Then, there is the tragic story of the German tourists in Death Valley. Driving a rough back road in a rented sedan, the car got stuck, and tried to walk out. It was mid July, the temperatures were over 50C and they only had a couple of water bottles between 5 of them. Their bones were found a few years later way off trail in a remote rugged section of the Park. Death Valley is named that for a reason. Summertime can be deadly in the desert. There is no such thing as having too much drinking water in summertime deserts, and services may be over 130 km distance.
As others mentioned, I might have to say supermarkets are the biggest surprise. Food stores the size of warehouses with an incredible array of different foods. One local store routinely has on display has over 15 varieties of apples and 6 different varieties of bananas (I didn’t even know there were that many different kinds of bananas). All available year around. There may be 20 different kinds of mustards for sale. An average US full service supermarket stocks around 50,000 different items.
I've been living in Germany for 30 years. I came back the the states,as an American, and found that the food consumers eat are full of High Futrus Corn Syrup HFCS. You don't find that in Europe. It's usually cain sugar or beat sugar. HFCS is many times sweeter than sugar. It's in soda, jam, cereals, sausages, cold cuts, chocolates and other food items. Then you have all your GMO produce which includes meat products such as cattle. Companies have even manipulated salmon. GMOs are banned in most countries in the European Union. The EU uses 7 kinds of pesticides and herbicides while the U.S. uses 27. Many which are banned in EU. Aldobthe tap water, water coming out of faucets have fluoride and chlorine in them. EU not. Corporations have put cancer causing agents in hygiene products such as talcom powder which they knew about. J&J were fined $402mil. But no one went to jail.
译文来源：三泰虎 http://www.santaihu.com/p/51048.html 译者：Joyceliu
I found making friends is difficult. The five years I've been back I've made just 2 friends that I can trust. It seems Americans mistrust and really don't won't to make friends. I left so many good friends in Europe. But I do Skype with them a few times a month. More racism here in the U.S. which I'm not use to. I had black friends in England to where they also became good friends. Every is difficult.
Health care here is a sham. Many font have it and some do but can't afford. seeing a doctor is even difficult since they require payment. Even getting test made cost out of pocket. Those that are in this situation gets a hard slap in the face of the have a stroke, get into an accident or just any kind of serious life threatening situation. Some have good insurance that covers most of what poor people cannot pay. But for myself while in Europe I had the best if medical you cannot get here. That paying half and my boss pays half. So a total. S0 a total of $800 a month was paid. Go figure.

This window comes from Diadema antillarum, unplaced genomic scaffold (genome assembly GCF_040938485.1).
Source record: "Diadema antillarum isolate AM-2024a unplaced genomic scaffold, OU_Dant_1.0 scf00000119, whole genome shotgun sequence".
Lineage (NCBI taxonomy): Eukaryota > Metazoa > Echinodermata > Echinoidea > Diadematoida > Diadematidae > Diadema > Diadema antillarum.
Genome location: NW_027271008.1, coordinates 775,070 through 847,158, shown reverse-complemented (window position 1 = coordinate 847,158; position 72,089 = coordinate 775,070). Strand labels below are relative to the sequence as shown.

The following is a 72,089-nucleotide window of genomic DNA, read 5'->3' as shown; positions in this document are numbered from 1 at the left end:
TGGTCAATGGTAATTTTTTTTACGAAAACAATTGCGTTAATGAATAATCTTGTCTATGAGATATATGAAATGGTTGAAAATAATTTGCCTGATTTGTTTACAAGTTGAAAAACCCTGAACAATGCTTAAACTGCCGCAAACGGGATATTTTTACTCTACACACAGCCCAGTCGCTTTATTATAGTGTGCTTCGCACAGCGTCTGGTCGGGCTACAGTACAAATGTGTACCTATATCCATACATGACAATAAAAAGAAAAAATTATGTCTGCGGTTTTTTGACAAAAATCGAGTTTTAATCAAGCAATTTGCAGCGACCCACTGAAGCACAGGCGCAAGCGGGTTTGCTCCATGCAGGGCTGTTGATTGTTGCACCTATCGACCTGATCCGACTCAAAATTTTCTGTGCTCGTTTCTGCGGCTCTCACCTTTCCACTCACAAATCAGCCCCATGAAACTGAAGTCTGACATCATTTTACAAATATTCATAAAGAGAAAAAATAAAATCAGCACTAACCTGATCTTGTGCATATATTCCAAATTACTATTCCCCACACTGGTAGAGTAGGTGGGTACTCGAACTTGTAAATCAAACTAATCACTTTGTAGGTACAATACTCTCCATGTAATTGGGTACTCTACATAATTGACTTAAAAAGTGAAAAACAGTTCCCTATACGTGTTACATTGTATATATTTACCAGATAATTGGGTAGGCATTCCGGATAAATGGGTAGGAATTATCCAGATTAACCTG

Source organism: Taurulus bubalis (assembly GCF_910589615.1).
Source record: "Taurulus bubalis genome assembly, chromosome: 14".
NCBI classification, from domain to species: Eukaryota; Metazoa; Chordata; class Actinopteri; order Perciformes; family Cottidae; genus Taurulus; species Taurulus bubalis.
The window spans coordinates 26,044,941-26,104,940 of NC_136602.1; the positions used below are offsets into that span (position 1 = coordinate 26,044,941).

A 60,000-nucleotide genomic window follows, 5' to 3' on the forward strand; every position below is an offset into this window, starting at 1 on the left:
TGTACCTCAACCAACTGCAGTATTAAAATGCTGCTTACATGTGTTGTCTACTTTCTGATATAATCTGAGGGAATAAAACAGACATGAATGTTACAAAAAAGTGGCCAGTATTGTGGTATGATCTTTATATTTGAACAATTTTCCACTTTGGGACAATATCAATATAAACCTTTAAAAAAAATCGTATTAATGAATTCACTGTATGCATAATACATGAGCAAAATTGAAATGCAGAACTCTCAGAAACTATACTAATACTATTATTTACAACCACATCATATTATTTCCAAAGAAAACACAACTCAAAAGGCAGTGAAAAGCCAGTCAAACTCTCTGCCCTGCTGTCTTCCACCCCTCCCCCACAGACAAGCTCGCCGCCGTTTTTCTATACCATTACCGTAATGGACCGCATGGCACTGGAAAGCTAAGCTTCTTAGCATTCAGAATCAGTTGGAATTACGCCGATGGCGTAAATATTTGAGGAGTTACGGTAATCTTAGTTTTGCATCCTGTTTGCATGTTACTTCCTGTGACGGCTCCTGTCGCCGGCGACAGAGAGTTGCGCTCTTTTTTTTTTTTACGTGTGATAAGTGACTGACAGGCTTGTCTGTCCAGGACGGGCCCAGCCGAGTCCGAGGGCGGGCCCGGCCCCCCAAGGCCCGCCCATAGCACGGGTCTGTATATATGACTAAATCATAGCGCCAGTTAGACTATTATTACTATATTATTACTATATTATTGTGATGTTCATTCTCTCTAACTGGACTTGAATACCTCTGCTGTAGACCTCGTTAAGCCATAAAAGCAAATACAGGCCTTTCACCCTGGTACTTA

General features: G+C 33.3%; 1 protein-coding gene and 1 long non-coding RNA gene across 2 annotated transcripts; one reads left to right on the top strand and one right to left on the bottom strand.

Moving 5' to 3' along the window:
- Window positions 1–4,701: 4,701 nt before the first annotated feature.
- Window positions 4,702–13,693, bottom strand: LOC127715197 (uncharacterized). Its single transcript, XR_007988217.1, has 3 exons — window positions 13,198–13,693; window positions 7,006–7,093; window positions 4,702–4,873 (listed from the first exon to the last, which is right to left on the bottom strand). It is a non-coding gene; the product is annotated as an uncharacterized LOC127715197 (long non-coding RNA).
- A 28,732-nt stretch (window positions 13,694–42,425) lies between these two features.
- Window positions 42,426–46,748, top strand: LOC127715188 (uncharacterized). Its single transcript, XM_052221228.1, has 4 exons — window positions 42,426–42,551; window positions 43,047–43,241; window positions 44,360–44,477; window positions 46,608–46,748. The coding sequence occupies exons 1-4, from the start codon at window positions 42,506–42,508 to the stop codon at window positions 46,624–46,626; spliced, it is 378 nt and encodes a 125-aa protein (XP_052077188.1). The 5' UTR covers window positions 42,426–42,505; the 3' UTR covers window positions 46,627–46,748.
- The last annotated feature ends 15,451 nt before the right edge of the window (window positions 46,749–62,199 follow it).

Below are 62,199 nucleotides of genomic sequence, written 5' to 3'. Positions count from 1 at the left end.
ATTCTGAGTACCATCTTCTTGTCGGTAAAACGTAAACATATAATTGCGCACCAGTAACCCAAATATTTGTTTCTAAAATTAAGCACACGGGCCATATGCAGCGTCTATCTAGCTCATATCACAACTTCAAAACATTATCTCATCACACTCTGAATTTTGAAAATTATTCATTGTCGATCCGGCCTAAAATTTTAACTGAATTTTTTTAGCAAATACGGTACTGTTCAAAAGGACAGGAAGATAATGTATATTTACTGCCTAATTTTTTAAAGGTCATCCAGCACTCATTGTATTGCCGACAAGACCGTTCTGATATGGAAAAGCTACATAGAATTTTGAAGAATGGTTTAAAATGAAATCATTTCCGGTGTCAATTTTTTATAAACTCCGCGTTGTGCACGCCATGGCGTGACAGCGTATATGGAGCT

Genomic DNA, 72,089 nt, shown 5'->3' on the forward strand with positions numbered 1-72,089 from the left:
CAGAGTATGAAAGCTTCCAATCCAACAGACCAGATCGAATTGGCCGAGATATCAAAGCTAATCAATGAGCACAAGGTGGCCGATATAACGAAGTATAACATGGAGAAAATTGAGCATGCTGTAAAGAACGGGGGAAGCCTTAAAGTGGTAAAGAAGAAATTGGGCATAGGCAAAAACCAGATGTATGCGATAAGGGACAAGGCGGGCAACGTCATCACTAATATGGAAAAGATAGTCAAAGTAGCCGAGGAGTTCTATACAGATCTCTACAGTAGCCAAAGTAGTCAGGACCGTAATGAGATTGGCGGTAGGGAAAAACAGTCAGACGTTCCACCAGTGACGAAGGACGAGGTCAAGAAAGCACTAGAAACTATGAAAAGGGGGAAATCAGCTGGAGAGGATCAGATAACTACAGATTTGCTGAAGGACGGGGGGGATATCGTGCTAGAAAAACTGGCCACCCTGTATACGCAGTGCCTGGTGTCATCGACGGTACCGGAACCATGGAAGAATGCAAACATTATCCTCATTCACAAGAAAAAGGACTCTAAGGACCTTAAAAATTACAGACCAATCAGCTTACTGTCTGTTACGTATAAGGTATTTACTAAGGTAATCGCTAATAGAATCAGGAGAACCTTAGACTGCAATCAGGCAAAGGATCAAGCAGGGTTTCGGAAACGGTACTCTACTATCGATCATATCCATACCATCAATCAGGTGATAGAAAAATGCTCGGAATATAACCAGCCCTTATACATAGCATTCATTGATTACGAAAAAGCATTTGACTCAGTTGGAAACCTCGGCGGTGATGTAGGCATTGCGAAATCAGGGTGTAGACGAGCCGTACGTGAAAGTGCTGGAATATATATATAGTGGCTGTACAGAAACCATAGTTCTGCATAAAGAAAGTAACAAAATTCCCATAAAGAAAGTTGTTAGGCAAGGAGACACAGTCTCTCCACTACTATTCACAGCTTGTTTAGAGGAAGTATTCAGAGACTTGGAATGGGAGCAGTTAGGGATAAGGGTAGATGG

“What are the things that will likely surprise you when you come to the US?”
If was born here and some stuff is still surprising.
We have what we call “fly over territory” for a lot of our land. Much of it is grain fields. Some of it is too marginal for grain so livestock is grazed there in huge but very thinly spread herds.
What I find surprising is when I drive through so called “fly over territory” there is industry EVERYWHERE. Some random driveway? It leads to a plant that employs hundreds. There are concrete plants on almost every highway I remember. Trucks delivering industrial loads appear out of driveways that don’t even have signs.
The biggest thing that will surprise you is that it won’t match your preconceptions. Especially the negative ones. You get filtered media reports that make it look like a wasteland full of guns and violence and stupidity. You get movies that generally take place in two cities. You’re presented a homogenized American culture. But everyday life for nearly everyone here is peaceful and normal. I haven’t even seen a gun since I shot one in a camp when I was 12, except for the ones for sale at a store. And I live in Texas, which movies seem to think is still stuck in cowboy times.
Geographically, the US runs the gamut from hot to cold, deserts to tropics. Rural to urban. There are subcultures, many of whom are proud of their heritage.
Legally, most people not from the US don’t realize the US go nment doesn’t have much control over your day-to-day life. Most laws you are subjected to are state laws, because the US was originally conceived as a loose federation of independent countries (hence the name United States).